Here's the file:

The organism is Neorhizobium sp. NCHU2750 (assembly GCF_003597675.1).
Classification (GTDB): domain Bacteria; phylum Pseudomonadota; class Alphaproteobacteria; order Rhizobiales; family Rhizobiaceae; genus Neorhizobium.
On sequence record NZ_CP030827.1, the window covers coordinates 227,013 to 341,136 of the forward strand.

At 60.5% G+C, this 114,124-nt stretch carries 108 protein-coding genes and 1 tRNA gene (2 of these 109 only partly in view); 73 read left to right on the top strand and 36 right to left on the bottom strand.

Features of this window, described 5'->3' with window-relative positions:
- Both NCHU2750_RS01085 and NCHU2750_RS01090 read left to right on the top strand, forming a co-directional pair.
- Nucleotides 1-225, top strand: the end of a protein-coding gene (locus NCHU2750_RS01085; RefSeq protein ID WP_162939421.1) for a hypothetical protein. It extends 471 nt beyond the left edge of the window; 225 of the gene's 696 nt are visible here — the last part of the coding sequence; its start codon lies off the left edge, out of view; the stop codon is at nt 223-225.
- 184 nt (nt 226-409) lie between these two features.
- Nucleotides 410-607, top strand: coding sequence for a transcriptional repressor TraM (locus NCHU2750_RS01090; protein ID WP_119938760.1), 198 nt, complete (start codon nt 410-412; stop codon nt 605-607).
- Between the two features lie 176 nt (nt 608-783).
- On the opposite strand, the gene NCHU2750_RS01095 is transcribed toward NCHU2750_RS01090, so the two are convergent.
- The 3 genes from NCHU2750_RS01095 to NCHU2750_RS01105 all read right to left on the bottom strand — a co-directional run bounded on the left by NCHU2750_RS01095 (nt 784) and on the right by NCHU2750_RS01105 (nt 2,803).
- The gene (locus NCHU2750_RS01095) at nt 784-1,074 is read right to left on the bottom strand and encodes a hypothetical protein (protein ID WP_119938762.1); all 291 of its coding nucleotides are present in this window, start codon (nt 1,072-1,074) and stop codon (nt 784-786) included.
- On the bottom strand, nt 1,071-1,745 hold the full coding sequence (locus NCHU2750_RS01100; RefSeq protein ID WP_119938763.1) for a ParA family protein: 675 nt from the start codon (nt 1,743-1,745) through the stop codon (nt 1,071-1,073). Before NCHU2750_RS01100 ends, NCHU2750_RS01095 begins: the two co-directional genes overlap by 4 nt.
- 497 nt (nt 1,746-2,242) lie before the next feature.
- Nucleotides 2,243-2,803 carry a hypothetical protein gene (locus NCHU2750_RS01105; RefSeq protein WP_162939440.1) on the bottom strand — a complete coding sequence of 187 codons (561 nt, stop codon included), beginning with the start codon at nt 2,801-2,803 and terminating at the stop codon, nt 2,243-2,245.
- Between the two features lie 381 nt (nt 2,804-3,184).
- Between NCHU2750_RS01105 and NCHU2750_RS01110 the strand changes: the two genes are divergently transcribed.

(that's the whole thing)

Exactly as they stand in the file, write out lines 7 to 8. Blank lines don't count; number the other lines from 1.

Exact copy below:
- Nucleotides 1-225, top strand: the end of a protein-coding gene (locus NCHU2750_RS01085; RefSeq protein ID WP_162939421.1) for a hypothetical protein. It extends 471 nt beyond the left edge of the window; 225 of the gene's 696 nt are visible here — the last part of the coding sequence; its start codon lies off the left edge, out of view; the stop codon is at nt 223-225.
- 184 nt (nt 226-409) lie between these two features.